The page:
Commission: “No” to ONG Termination Fee; “Yes” To Fuel Cost Recovery
By Office of Public Information
The Oklahoma Corporation Commission (OCC) today issued an order approving a plan for paying the natural gas costs incurred by Oklahoma Natural Gas (ONG) during the February 2021 winter storm. However, the Commission said “No” to a proposal that would have imposed a fee on ONG customers who terminate their natural gas service to switch to a different fuel source.
OCC Chairman Dana Murphy said today’s order was the result of an exhaustive review of the evidence, testimony, and proposals in the case.
“While the law and the record support the order’s provisions to lower customers’ bills from what they’d otherwise be billed for the February 2021 storm and to extend out the repayment time frame, we weren’t persuaded to impose a termination fee,” said Murphy.
Murphy said the order allows the costs to be securitized under a law passed by the legislature after the February winter emergency event.
“This means that the monthly impact to ratepayers will be far less than it otherwise would have been,” Murphy said. “It’s estimated that the natural gas costs owed would have cost an average residential consumer $15.32 per month without securitization. Securitization allows the cost to be spread out over up to 25 years, dropping the monthly payment to an estimated $7.82 for the majority of ONG customers.”
Murphy noted the February winter storm caused an unprecedented increase in natural gas prices in a market outside of the OCC’s control.
“The Federal Energy Regulatory Commission and the Oklahoma Attorney General are investigating what happened to the market, and if something is found that could lower costs to ratepayers, that will be instituted,” Murphy said. “Today’s decision also orders the company to credit to customers any proceeds, government grants or other funding sources the company receives for the costs of the February 2021 winter weather event.”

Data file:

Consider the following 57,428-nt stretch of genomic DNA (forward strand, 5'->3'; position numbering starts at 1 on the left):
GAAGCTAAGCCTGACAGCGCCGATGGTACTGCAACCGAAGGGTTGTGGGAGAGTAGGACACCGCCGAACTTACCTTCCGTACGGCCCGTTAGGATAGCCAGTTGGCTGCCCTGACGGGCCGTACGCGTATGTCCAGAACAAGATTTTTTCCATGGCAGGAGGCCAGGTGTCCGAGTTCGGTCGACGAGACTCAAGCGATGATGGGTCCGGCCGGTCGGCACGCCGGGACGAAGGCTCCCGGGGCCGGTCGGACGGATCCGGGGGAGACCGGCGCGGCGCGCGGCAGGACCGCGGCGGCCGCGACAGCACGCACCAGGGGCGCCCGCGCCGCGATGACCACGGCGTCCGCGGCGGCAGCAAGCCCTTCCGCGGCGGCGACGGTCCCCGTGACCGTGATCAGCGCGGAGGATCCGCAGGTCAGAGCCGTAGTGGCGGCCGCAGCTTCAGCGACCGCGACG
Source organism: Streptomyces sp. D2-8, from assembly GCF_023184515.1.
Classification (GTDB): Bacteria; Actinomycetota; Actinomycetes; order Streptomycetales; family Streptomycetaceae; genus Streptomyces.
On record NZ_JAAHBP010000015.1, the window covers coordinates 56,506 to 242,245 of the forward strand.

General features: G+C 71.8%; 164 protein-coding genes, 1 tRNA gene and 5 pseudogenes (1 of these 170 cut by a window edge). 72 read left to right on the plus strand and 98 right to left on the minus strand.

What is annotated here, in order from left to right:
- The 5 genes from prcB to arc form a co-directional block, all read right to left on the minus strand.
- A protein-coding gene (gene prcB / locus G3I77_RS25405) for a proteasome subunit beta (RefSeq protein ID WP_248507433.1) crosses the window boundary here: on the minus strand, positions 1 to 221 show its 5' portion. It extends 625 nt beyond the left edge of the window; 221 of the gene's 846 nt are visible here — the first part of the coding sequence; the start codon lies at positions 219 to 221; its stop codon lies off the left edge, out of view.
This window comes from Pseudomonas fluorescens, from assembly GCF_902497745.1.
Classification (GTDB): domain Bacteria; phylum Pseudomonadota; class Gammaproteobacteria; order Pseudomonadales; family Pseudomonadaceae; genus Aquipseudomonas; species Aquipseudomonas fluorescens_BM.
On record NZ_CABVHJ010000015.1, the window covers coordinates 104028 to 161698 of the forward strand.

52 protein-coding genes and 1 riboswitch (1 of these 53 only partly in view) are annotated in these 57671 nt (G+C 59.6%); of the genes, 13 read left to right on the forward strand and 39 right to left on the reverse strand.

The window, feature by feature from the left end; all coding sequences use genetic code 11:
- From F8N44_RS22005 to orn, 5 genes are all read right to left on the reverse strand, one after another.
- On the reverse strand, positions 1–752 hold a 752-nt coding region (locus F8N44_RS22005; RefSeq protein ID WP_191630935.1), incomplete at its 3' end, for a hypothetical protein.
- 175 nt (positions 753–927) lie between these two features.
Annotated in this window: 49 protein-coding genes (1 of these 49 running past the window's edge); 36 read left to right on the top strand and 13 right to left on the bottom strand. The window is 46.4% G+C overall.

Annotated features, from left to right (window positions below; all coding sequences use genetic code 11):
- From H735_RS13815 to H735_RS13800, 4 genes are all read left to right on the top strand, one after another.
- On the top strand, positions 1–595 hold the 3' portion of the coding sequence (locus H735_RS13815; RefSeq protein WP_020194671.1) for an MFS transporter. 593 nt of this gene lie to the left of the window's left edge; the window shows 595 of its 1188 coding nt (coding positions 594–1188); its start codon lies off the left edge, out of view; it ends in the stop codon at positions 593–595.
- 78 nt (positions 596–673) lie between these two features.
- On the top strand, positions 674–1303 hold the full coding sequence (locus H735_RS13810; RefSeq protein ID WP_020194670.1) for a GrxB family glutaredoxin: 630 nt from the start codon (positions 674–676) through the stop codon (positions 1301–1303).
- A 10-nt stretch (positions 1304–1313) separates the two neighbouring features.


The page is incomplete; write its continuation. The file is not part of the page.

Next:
Commissioner Todd Hiett said the fuel costs in question in today’s order have been carefully scrutinized.
“At the core of this case is the fuel cost recovery by the utility as allowed by law,” Hiett noted. “All parties to the case had access to all documentation concerning those costs, including the Commission’s Public Utility Division which conducted a full audit on those costs to determine that ONG did not make a profit on the fuel costs to be recovered and that other requirements were met.”
Hiett said there is no easy answer to the issue of the high fuel costs from the February storm.
“There is no getting around the fact that under state law, regulated utilities can pass fuel costs to the consumer. The costs incurred during the storm were part of an all-out effort to keep lights on and furnaces working. Without the securitization law, the costs would be even higher for ratepayers. Of key concern now is what is being done to reduce the chances of this happening again. The Commission has held a number of hearings on this since the storm, and it’s an ongoing effort.”
This comparison chart outlines ONG securitization charges compared to other financing methods.
Commissioner Bob Anthony's dissented in the case, voting against the order. Read his dissenting opinion in the case.